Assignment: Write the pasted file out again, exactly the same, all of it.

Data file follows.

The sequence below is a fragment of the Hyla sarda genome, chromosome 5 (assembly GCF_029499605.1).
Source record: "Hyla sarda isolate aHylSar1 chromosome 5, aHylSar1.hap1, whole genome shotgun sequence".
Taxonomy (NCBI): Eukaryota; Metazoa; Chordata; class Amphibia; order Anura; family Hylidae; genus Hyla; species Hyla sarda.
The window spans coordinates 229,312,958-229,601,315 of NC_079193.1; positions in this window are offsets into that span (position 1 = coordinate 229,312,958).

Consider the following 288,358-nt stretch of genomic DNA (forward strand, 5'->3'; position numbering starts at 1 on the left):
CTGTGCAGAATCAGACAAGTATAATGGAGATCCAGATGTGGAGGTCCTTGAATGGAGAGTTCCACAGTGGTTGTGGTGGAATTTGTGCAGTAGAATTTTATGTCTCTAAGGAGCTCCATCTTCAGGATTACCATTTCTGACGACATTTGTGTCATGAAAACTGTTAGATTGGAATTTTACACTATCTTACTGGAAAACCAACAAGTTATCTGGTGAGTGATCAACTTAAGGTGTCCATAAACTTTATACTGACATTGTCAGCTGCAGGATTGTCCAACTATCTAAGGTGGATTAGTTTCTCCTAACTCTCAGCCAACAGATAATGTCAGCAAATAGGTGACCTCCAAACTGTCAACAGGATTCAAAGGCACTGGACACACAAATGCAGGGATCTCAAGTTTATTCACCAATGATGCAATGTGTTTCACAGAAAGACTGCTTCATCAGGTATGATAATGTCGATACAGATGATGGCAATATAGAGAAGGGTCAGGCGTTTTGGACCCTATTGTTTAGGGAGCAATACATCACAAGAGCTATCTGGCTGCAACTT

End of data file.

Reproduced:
The sequence below is a fragment of the Hyla sarda genome, chromosome 5 (assembly GCF_029499605.1).
Source record: "Hyla sarda isolate aHylSar1 chromosome 5, aHylSar1.hap1, whole genome shotgun sequence".
Taxonomy (NCBI): Eukaryota; Metazoa; Chordata; class Amphibia; order Anura; family Hylidae; genus Hyla; species Hyla sarda.
The window spans coordinates 229,312,958-229,601,315 of NC_079193.1; positions in this window are offsets into that span (position 1 = coordinate 229,312,958).

Consider the following 288,358-nt stretch of genomic DNA (forward strand, 5'->3'; position numbering starts at 1 on the left):
CTGTGCAGAATCAGACAAGTATAATGGAGATCCAGATGTGGAGGTCCTTGAATGGAGAGTTCCACAGTGGTTGTGGTGGAATTTGTGCAGTAGAATTTTATGTCTCTAAGGAGCTCCATCTTCAGGATTACCATTTCTGACGACATTTGTGTCATGAAAACTGTTAGATTGGAATTTTACACTATCTTACTGGAAAACCAACAAGTTATCTGGTGAGTGATCAACTTAAGGTGTCCATAAACTTTATACTGACATTGTCAGCTGCAGGATTGTCCAACTATCTAAGGTGGATTAGTTTCTCCTAACTCTCAGCCAACAGATAATGTCAGCAAATAGGTGACCTCCAAACTGTCAACAGGATTCAAAGGCACTGGACACACAAATGCAGGGATCTCAAGTTTATTCACCAATGATGCAATGTGTTTCACAGAAAGACTGCTTCATCAGGTATGATAATGTCGATACAGATGATGGCAATATAGAGAAGGGTCAGGCGTTTTGGACCCTATTGTTTAGGGAGCAATACATCACAAGAGCTATCTGGCTGCAACTT